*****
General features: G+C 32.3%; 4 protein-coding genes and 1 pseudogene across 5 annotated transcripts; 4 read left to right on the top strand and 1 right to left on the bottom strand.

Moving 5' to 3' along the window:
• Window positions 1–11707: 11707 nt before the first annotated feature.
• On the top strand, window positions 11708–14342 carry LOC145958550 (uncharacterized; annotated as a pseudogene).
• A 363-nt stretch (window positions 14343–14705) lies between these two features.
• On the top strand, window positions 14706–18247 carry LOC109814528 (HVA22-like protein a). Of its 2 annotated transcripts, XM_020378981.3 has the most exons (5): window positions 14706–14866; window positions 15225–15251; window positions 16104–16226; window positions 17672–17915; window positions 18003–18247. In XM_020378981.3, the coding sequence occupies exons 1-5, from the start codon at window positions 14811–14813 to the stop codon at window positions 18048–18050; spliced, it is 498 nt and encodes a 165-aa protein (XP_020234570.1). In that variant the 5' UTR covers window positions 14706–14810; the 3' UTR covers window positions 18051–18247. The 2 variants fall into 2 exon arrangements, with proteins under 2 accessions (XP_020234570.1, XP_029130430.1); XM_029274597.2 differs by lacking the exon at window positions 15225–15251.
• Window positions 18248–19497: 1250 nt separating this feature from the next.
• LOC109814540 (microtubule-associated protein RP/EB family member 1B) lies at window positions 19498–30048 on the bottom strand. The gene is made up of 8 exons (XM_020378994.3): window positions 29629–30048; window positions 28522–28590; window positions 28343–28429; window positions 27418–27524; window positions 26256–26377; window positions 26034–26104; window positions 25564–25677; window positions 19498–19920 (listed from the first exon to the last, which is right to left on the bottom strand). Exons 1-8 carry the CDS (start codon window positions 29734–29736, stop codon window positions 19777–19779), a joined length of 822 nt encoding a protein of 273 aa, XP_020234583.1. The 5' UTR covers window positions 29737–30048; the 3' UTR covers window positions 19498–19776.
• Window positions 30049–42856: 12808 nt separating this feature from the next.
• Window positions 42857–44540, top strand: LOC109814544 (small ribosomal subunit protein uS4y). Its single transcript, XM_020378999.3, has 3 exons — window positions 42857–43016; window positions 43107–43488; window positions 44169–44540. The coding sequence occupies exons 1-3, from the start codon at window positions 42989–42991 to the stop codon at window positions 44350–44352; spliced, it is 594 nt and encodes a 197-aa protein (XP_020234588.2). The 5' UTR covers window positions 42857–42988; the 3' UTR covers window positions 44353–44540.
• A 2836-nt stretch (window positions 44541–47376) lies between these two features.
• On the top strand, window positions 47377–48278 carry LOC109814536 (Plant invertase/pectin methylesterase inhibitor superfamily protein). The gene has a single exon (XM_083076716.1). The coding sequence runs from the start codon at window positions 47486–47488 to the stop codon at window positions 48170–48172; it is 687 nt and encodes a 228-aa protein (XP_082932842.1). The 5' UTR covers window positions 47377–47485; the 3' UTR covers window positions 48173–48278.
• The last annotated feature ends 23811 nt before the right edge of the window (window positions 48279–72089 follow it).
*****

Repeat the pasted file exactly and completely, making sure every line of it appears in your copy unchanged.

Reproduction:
General features: G+C 32.3%; 4 protein-coding genes and 1 pseudogene across 5 annotated transcripts; 4 read left to right on the top strand and 1 right to left on the bottom strand.

Moving 5' to 3' along the window:
• Window positions 1–11707: 11707 nt before the first annotated feature.
• On the top strand, window positions 11708–14342 carry LOC145958550 (uncharacterized; annotated as a pseudogene).
• A 363-nt stretch (window positions 14343–14705) lies between these two features.
• On the top strand, window positions 14706–18247 carry LOC109814528 (HVA22-like protein a). Of its 2 annotated transcripts, XM_020378981.3 has the most exons (5): window positions 14706–14866; window positions 15225–15251; window positions 16104–16226; window positions 17672–17915; window positions 18003–18247. In XM_020378981.3, the coding sequence occupies exons 1-5, from the start codon at window positions 14811–14813 to the stop codon at window positions 18048–18050; spliced, it is 498 nt and encodes a 165-aa protein (XP_020234570.1). In that variant the 5' UTR covers window positions 14706–14810; the 3' UTR covers window positions 18051–18247. The 2 variants fall into 2 exon arrangements, with proteins under 2 accessions (XP_020234570.1, XP_029130430.1); XM_029274597.2 differs by lacking the exon at window positions 15225–15251.
• Window positions 18248–19497: 1250 nt separating this feature from the next.
• LOC109814540 (microtubule-associated protein RP/EB family member 1B) lies at window positions 19498–30048 on the bottom strand. The gene is made up of 8 exons (XM_020378994.3): window positions 29629–30048; window positions 28522–28590; window positions 28343–28429; window positions 27418–27524; window positions 26256–26377; window positions 26034–26104; window positions 25564–25677; window positions 19498–19920 (listed from the first exon to the last, which is right to left on the bottom strand). Exons 1-8 carry the CDS (start codon window positions 29734–29736, stop codon window positions 19777–19779), a joined length of 822 nt encoding a protein of 273 aa, XP_020234583.1. The 5' UTR covers window positions 29737–30048; the 3' UTR covers window positions 19498–19776.
• Window positions 30049–42856: 12808 nt separating this feature from the next.
• Window positions 42857–44540, top strand: LOC109814544 (small ribosomal subunit protein uS4y). Its single transcript, XM_020378999.3, has 3 exons — window positions 42857–43016; window positions 43107–43488; window positions 44169–44540. The coding sequence occupies exons 1-3, from the start codon at window positions 42989–42991 to the stop codon at window positions 44350–44352; spliced, it is 594 nt and encodes a 197-aa protein (XP_020234588.2). The 5' UTR covers window positions 42857–42988; the 3' UTR covers window positions 44353–44540.
• A 2836-nt stretch (window positions 44541–47376) lies between these two features.
• On the top strand, window positions 47377–48278 carry LOC109814536 (Plant invertase/pectin methylesterase inhibitor superfamily protein). The gene has a single exon (XM_083076716.1). The coding sequence runs from the start codon at window positions 47486–47488 to the stop codon at window positions 48170–48172; it is 687 nt and encodes a 228-aa protein (XP_082932842.1). The 5' UTR covers window positions 47377–47485; the 3' UTR covers window positions 48173–48278.
• The last annotated feature ends 23811 nt before the right edge of the window (window positions 48279–72089 follow it).